Several times in the past few weeks I have been confronted with the word ‘joy’, used in different contexts, but it began the wheels spinning in my head. As I write these words, I am playing the Bach B minor Mass on my Ipod and wondering how music could be any more joyful. (Also thinking that I’ll bet there isn’t another person on the planet who is, at this moment, playing the B minor on their Ipod!) My musical tastes run to the classics and even to the Requiem Mass as inspiration for much of life, including writing. Can’t explain…it’s just me. But I digress.
Most of you know that the past three years have presented Tom and me with some major challenges, mainly his Alzheimer’s Disease diagnosis. At that moment, it occurred to me that joy might become a thing of our past, not of our future. I was wrong. For me, the experience of living with joy has been greatly elevated by finding it amidst the difficult times and our love has continued to be precious and rewarding through it all.
Discovering that the A.D. was not going to swallow us whole within a few months or even years has been joy beyond belief. We don’t know the course it will take, but for now it has changed our quality of life only a little, and he is still enjoying relative contentment. The heart issues of this past summer seem to be handled, and though we don’t know what lies ahead, things are a bit more tranquil here at the moment. Joy!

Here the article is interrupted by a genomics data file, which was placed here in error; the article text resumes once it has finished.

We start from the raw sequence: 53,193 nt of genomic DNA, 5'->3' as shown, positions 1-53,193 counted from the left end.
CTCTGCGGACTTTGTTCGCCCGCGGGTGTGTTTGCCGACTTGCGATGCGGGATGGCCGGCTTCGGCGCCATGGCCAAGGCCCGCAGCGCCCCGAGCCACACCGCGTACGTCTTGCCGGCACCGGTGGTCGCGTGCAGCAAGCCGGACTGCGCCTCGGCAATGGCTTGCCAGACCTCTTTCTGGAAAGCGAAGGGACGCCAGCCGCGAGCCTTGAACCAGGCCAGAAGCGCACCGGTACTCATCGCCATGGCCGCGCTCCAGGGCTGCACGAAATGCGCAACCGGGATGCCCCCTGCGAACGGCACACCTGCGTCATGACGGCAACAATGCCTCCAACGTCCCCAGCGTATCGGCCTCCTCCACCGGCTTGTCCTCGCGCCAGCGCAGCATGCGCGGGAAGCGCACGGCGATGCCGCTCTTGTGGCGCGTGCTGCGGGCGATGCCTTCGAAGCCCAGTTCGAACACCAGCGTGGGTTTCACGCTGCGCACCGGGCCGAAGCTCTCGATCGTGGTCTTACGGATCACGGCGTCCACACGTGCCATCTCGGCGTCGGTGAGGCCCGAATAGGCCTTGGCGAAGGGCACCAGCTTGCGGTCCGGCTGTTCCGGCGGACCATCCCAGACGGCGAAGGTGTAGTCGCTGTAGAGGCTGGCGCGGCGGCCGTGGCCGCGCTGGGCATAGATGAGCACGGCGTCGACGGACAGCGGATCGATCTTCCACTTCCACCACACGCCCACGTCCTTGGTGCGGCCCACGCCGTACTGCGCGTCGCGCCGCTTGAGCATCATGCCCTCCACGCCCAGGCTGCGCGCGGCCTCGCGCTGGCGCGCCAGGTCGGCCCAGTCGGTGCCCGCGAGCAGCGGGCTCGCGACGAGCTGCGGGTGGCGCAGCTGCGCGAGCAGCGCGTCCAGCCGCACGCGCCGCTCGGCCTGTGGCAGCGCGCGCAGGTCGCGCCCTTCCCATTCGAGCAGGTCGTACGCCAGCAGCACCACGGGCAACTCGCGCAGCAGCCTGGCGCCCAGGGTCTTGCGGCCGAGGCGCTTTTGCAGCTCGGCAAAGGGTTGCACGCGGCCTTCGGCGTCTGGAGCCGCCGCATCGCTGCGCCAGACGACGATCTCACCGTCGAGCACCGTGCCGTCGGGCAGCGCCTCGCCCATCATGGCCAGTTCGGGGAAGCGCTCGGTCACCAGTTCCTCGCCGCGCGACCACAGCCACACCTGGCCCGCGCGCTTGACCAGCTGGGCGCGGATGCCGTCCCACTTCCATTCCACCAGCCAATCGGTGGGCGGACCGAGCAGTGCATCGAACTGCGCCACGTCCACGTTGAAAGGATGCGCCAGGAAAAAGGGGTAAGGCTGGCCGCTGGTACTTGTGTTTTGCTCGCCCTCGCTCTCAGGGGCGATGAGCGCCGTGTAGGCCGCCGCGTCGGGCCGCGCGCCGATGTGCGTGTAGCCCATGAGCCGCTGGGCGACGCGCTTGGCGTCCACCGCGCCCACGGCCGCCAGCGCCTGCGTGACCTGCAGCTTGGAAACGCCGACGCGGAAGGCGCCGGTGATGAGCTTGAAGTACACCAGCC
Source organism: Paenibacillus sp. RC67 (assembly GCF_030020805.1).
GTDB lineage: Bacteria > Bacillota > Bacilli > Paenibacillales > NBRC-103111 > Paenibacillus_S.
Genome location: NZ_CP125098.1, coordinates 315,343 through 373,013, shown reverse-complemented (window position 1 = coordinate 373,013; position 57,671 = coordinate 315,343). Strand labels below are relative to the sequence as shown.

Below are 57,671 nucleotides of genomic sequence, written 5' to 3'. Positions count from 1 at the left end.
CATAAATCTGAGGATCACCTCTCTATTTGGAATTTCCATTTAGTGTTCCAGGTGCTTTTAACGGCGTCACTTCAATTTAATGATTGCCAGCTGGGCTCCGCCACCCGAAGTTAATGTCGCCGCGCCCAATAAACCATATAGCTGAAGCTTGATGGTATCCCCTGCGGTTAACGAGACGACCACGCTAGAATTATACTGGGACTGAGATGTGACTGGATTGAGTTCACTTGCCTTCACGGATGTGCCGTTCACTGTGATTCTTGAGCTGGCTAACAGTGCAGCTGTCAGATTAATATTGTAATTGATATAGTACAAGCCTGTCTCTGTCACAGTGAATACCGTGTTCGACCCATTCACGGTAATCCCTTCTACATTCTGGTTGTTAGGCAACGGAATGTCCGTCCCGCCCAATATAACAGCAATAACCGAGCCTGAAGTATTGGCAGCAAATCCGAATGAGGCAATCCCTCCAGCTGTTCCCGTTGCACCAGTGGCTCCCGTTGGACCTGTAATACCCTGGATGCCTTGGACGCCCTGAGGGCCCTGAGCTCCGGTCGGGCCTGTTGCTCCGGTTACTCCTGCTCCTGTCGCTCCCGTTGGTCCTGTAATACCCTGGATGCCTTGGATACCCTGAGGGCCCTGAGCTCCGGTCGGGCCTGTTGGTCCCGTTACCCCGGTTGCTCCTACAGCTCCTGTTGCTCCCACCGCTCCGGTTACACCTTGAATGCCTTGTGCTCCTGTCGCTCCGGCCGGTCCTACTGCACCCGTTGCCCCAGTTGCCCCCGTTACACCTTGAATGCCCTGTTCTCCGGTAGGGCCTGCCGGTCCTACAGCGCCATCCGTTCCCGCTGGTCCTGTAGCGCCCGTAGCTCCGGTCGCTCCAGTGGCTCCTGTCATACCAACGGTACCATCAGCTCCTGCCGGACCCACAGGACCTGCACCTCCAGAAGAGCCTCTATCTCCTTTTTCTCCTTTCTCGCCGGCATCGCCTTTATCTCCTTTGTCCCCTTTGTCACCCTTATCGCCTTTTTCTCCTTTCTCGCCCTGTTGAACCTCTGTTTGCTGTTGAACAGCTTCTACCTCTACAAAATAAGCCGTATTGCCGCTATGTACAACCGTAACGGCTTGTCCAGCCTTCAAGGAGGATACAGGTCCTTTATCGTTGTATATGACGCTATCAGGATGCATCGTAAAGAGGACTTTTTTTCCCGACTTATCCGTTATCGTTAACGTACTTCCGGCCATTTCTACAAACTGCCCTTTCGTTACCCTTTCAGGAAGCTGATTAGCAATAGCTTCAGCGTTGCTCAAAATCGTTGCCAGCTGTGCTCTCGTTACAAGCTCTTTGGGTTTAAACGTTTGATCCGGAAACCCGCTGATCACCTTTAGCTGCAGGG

Someone recently commented to me that they spend a good bit of time pursuing joy, and find it difficult to sustain. My heart aches for her and for others who seek and do not find. Depression sucks out every joyous instinct in people who suffer from it and good professional help is often necessary. But for most of us, it can become a learned behavior and finally, a habit.
For me, my family and friends, music and poetry have been my great joys, in spite of having walked through my share of valleys. Oh, and my little dogs…personifications of joy! At my most joyous, I doubt that I have ever experienced it on the level that they exhibit when we return from the post office! They truly live in the moment in a way that I continue to strive for, not always achieving. But it is in the shimmering moment that we are most likely to find joy.
I believe that we can find and claim joy in a million small ways every day if we are open to seeing it around us. It often comes along with the experience of gratitude…and let’s face it, we have a lot for which to be grateful. We have what we need, if not all we want.
Joy to the world! The mass is ended. Pax!